The Red Hancock Diamond is a 0.95ct round brilliant cut. Its clarity grade is unavailable, but its most outstanding characteristic is its deep red color. Red is the rarest color among diamonds, with less than 30 being found worldwide. The GIA explains that red is the result of “defects in the atomic structure that result from gliding of carbon atoms along the octahedral direction”. Such gliding occurs very rarely, as a result of tectonic plate collisions, causing plastic deformation in diamond crystals. The formation of such diamonds takes millions of years. 

Significance of the Red Hancock Diamond

The Hancock Red is a media pioneer among colored diamonds

The Red Hancock Diamond is famous due to the exorbitant sum for which it was sold in 1987. It is one of the first fancy-colored diamonds to ever attract the attention of newspaper headlines. The record price per carat was instrumental in helping the Hancock family keep running the family business. Moreover, it showed the merits of Warren Hancock as a great investor. His 13,500 dollar investment generated a 6500% profit.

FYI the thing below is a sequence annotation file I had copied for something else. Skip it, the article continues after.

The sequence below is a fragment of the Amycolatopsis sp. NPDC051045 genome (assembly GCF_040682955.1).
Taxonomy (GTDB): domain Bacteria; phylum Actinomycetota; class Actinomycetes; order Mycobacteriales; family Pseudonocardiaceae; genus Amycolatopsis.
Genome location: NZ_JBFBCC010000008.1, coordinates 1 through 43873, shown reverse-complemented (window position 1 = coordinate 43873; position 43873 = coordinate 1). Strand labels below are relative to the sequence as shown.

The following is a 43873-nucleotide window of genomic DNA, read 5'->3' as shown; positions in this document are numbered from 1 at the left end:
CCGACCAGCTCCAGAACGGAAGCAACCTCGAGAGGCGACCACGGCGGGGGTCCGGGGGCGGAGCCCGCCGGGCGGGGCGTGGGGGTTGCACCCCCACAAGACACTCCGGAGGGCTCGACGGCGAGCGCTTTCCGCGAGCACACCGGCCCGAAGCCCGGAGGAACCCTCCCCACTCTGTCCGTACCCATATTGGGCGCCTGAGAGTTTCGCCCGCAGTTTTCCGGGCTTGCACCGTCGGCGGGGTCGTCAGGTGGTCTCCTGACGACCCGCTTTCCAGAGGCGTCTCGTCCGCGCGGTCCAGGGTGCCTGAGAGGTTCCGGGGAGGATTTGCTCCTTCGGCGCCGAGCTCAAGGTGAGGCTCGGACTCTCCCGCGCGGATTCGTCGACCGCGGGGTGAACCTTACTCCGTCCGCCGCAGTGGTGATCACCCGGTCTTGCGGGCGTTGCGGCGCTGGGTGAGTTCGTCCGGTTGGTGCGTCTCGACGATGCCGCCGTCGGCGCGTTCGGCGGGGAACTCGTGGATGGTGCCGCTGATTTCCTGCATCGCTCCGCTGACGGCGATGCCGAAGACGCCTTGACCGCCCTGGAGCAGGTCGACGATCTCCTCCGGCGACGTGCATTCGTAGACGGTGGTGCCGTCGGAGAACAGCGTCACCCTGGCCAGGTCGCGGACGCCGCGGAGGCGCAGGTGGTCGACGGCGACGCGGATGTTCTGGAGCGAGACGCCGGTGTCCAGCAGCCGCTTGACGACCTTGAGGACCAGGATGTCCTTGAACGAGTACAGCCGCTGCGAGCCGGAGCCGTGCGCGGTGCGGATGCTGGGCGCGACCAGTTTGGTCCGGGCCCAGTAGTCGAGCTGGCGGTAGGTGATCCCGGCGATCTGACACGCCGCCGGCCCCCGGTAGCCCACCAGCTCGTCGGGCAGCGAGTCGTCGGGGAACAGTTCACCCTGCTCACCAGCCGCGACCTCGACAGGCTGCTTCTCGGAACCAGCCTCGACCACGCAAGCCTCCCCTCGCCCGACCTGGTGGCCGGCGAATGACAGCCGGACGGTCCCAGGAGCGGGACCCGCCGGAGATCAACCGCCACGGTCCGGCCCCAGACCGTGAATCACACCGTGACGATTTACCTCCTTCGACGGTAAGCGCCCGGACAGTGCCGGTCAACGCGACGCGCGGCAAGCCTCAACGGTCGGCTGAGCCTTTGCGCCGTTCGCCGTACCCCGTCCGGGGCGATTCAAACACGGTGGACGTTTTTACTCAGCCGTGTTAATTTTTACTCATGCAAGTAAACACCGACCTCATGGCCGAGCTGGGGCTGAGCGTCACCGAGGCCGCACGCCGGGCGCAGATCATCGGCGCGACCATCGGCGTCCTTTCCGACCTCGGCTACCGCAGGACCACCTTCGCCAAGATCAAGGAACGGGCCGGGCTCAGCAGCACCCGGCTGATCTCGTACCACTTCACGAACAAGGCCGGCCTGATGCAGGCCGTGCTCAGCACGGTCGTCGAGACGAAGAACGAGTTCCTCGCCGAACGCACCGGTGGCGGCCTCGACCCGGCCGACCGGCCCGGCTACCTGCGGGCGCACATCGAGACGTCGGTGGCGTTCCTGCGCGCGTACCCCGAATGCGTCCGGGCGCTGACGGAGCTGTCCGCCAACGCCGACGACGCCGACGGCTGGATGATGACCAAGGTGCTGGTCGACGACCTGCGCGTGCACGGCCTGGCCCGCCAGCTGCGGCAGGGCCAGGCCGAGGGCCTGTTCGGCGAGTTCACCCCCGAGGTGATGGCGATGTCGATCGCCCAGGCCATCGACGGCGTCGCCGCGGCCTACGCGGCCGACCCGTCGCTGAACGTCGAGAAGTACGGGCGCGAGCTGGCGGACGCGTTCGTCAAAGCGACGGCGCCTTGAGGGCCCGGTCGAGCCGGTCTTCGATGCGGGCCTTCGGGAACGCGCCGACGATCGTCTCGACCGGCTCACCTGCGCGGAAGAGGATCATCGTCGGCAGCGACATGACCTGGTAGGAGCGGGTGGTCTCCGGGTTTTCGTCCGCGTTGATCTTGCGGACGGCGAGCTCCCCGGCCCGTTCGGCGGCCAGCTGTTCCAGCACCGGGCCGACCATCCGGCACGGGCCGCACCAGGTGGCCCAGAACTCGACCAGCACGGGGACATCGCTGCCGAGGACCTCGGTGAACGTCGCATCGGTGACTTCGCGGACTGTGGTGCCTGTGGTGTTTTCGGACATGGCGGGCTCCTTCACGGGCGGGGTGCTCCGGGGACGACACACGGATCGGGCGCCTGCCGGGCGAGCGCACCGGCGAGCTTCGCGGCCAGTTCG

However, the record sale of the Hancock Red Diamond was an extremely significant event in bringing public attention to colored gemstones. The word about the Hancock spread among fashion icons, celebrities, and royalty around the world. The media also played an instrumental role in telling the tale of this stone. As a result, the demand for fancy colored diamonds would increase and spur industry professionals to get better at understanding how to process colored gems to derive their best flare. 

In this sense, the Hancock was a pioneer among fancy colored diamonds and brought the world’s attention to them. It took them out of obscurity and placed them in the limelight.

We hope you enjoyed the read!

If you’d like to read about other famous diamonds like the OrlovEureka, or Premier Rose diamonds, you can visit Ajediam’s Famous Diamonds glossary. Or, if you’re feeling inspired, you can browse Ajediam’s premium diamond collections shop.